When You Run Out of Ideas to Write About

There are many articles and books out there to help the discouraged writer in search of inspiration. With no one right way to do it, many of my writer friends and entrepreneurs are looking for their next awakening. What will spur their emotions and catapult their careers? (Click here for 50 ways that one writer suggests to help you dig deep. I particularly enjoyed the “Read alumni newsletters” idea.)

This weekend I saw Limitless, with a well-written screenplay by Leslie Dixon, based on the gritty novel, The Dark Fields , by Alan Glynn. If you’re unfamiliar with the story, it’s about a writer with writer’s block that comes upon a drug that helps him uncover his previously concealed and unknown brilliance. Of course, plenty of problems arise, his life is in danger, and he discovered that he really could write. If it was only that easy . . .

The movie made me think. First, I don’t need a drug of any kind to be neurotic about keeping my home clean. Next, I’m careful not to approach the subject of acquiring ideation as an expert because I, like everyone, know only what works for me. Where do good ideas come from? And where do you go when you run out of them?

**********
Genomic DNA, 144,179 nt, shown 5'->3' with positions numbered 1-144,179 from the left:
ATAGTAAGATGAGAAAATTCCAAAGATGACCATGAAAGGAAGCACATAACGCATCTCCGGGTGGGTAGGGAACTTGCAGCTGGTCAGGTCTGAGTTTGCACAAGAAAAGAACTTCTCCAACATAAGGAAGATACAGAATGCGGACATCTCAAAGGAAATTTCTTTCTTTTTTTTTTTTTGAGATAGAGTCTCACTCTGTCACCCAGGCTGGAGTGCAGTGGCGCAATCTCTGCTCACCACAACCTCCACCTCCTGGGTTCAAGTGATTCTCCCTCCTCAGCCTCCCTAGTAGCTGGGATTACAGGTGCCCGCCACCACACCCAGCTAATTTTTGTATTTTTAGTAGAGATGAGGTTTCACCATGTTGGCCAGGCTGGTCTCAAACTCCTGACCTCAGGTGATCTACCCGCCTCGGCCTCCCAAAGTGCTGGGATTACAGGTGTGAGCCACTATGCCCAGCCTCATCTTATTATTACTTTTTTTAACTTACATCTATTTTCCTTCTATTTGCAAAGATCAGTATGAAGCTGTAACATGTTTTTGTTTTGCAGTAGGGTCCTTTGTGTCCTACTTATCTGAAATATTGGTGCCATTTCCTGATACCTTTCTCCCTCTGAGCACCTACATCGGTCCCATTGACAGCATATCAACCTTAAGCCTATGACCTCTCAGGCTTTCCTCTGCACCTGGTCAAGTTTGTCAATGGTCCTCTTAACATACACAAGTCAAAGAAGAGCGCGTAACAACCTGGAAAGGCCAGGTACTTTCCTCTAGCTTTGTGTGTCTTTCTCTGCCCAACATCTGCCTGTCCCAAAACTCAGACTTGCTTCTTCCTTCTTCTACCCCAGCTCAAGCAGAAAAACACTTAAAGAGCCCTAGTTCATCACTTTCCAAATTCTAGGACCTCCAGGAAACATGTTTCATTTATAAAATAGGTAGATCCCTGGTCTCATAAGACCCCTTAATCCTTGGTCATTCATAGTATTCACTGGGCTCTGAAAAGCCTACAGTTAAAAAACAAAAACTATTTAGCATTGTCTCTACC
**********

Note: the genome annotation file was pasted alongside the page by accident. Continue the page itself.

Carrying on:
I don’t read books on where to get ideas, but I do read books. And the news. Sometimes, when I’m busy or just irritated with the prospect of having to read the news––in any fashion––I watch it. Then, there’s music and movies. I share my time with motivating friends who have ideas for their lives and want to be more of what they are. Spend time with loved ones, because that’s where conflict is sure to come up. (You know it’s true.) I’m curious to see new places and when I’m trying to save money . . . I read about them. Or experience them in a more time-economical fashion, like going to new parts of town and visiting cultured restaurants. And listen to more music and watch more movies! (I really should play more outside.)

Then again . . . I could actually open one of my alumni newsletters.

This blog entry is dedicated to my good friend, Jerry Jao.


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